Details about the housing project were unveiled in July 2002. The project would be known as Cielo Encantado, Spanish for "enchanted sky". It would include more than 8,400 houses and would bring an estimated 21,000 new residents to the area. By comparison, the town of Blue Diamond had only 300 residents. [5] The two communities would be a mile apart from each other. [6] The Red Rock Citizens Advisory Council had concerns about how fast the project was progressing. The council advises the Clark County Commission on land issues regarding Blue Diamond, Red Rock Canyon, and other nearby areas. [5] The project was expected to face a years-long process before final approval. This included rezoning the rural area, which, at the time, only allowed a home for every two acres. The project was also dependent on whether the BLM would approve a 979-acre land swap, which would give John Laing a total of nearly 3,000 acres for Cielo Encantado. Such a decision was at least a year away. [7] John Laing needed the land to form a contiguous property for the new community, [8] but said that it would proceed with the project regardless, simply reducing the size in the event of rejection from the BLM. [9]

John Laing hoped to have some homes on the property as soon as 2004. Approximately $100 million would be spent on water, sewers, and roads, including a four-lane highway. [5] Home prices would range from $250,000 to $10 million, [7] and the new community was expected to bring in a $1.7 billion profit. The project was designed by Quadrant Planning to have a minimal impact on the environment and nearby residents. [5] This would include constructing the four-lane highway at the east side of the hill, away from the existing Blue Diamond community. [10] [11] Most of the housing project would be located in a mined-out valley located on top of Blue Diamond Hill, keeping it hidden from people visiting Red Rock Canyon. [6] However, county planning staff members and the Red Rock Citizens Advisory Council were skeptical that the impact of the new community could be mitigated entirely. [10] The developers stated that a residential project would be a better use of the land than continued gypsum mining. [12] Some opponents were concerned that increased traffic from the project would result in more fatalities to wild horses and burros in the area. [13]

In mid-August 2002, executives of John Laing and Quadrant Planning hosted a meeting with approximately 130 people, mostly Blue Diamond residents, to discuss the proposed community. Attendees expressed their concern about the project and its potential effects on the surrounding area, including recreational activities at Red Rock Canyon. Also questioned was the availability of services such as water, police, and firefighters. In addition, G.C. Wallace, an engineering firm, was working on the project while simultaneously conducting a feasibility study on the proposed land swap with the BLM. Residents complained that G.C. Wallace had a conflict of interest, [11] [6] although the BLM determined that there was no such issue. [8] [14] State senator Dina Titus was among those who attended the meeting. Years earlier, she had proposed the establishment of a boundary around the Las Vegas Valley that would prevent development from occurring outside the boundary, and she considered reviving the proposal in response to the Cielo Encantado project. [11] [6] In the event that the project were green lit, the final approval was not expected until at least March 2003, and the project was expected to take a decade before being fully built out. [6]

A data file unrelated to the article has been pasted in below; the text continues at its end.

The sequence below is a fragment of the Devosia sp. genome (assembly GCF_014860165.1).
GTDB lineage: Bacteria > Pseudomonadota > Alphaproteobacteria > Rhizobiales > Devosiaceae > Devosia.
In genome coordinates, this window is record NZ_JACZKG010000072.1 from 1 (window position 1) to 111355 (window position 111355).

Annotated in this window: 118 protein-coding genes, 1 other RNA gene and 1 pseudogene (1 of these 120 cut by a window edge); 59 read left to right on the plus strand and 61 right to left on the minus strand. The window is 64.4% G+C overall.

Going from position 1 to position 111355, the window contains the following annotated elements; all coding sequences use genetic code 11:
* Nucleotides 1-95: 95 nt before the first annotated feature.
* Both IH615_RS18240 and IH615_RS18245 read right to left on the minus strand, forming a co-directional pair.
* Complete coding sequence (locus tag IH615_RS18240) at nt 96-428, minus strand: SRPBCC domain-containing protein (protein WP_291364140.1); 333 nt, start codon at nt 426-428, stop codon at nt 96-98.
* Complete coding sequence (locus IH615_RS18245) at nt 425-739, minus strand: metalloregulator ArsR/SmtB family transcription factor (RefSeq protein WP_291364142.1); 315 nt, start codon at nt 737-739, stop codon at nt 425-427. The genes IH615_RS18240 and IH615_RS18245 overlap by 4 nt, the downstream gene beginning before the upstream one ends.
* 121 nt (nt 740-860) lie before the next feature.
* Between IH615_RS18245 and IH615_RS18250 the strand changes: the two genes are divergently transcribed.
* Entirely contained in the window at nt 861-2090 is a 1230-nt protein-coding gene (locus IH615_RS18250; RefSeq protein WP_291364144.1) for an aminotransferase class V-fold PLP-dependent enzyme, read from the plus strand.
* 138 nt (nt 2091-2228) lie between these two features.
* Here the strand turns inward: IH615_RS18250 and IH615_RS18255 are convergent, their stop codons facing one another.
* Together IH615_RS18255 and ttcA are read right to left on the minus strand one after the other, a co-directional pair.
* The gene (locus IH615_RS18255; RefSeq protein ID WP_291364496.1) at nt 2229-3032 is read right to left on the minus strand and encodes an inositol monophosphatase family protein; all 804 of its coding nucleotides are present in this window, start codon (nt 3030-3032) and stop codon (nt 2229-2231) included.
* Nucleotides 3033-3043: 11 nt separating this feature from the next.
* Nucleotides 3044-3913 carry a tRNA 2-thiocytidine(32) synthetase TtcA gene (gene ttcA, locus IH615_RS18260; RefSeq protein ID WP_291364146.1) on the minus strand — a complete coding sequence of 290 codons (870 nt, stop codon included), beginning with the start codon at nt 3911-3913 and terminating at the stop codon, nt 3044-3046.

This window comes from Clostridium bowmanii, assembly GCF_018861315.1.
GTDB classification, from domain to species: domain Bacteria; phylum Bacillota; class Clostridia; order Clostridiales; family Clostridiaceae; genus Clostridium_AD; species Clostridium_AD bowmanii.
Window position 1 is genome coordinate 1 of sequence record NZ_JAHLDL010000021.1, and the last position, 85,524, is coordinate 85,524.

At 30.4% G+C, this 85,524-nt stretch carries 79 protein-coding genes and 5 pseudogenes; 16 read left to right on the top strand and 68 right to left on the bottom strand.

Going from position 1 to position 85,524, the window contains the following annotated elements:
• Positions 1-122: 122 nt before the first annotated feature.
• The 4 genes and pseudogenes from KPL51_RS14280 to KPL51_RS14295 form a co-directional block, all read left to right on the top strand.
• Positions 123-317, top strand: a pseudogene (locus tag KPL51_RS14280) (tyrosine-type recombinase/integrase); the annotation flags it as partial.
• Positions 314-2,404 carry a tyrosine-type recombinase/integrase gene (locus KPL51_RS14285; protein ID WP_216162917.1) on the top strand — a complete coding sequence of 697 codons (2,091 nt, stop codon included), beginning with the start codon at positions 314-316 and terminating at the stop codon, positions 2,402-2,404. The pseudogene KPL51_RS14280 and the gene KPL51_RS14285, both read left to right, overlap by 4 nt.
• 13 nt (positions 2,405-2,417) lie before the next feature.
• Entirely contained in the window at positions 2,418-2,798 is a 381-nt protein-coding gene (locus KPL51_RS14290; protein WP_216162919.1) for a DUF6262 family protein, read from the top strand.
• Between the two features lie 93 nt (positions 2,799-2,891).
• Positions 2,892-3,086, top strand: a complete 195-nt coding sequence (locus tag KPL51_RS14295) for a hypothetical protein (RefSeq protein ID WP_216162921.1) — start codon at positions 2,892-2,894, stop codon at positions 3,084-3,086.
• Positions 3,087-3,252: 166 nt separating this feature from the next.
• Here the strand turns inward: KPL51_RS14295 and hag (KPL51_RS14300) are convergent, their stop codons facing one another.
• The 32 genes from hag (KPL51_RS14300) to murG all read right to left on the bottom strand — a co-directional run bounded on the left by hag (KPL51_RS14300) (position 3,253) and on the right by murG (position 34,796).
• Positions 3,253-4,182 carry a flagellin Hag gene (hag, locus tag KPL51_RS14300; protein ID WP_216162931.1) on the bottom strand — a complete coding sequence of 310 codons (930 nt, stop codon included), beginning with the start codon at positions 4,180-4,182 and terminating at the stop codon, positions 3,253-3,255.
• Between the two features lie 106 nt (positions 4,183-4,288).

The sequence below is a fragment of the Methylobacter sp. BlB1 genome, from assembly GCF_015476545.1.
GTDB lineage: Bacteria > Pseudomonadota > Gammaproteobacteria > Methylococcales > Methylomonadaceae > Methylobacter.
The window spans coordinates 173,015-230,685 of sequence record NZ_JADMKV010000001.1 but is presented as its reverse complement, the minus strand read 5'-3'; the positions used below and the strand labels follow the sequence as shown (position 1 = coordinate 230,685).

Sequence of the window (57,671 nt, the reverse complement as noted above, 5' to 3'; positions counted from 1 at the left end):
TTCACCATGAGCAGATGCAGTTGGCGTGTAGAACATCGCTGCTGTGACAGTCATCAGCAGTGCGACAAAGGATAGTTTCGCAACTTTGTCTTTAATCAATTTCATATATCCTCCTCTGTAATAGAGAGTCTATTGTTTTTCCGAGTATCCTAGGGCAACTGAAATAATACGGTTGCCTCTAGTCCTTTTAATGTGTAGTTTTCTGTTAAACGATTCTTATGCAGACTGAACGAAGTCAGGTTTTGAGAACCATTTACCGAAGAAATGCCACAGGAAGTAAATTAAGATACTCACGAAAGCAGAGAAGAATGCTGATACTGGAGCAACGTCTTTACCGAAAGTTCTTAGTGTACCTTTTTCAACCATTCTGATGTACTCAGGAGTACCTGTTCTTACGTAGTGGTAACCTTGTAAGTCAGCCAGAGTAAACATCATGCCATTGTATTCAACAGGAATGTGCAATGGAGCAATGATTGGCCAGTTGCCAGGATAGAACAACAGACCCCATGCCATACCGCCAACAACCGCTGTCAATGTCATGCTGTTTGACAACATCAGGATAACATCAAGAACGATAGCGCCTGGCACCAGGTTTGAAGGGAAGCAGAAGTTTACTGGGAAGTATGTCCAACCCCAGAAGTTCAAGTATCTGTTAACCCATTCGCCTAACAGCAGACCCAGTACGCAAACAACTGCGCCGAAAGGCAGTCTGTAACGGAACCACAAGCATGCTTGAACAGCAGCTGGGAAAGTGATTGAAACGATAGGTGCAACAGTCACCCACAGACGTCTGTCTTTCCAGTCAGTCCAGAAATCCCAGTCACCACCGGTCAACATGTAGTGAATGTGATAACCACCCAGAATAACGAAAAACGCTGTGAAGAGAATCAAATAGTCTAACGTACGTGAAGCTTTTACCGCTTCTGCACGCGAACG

The Clark County planning staff recommended rejection of the project on August 20, 2002, expressing skepticism that John Laing could keep the nearby Red Rock Canyon in pristine condition. [9] [15] A week later, the Red Rock Citizens Advisory Council unanimously recommended denial of Cielo Encantado. Clark County commissioners were also reluctant to approve the project, [16] and the Sierra Club had joined the list of opponents to the project. [17] During a zoning meeting in early September 2002, John Laing requested that the county Planning Commission delay consideration of the project for two to four weeks. This would give the company time to respond to concerns from Blue Diamond residents. In addition, the company stated that political elections were having a negative impact on the project, as commissioners were reluctant to approve the project while simultaneously seeking re-election or higher office. [17] [18] [19] Approximately 150 protesters arrived at the meeting, demanding that the Planning Commission vote rather than delay consideration of the project. Officers of the Las Vegas Metropolitan Police Department were eventually called to the meeting to disperse the protesters. No arrests were made. [17] [20]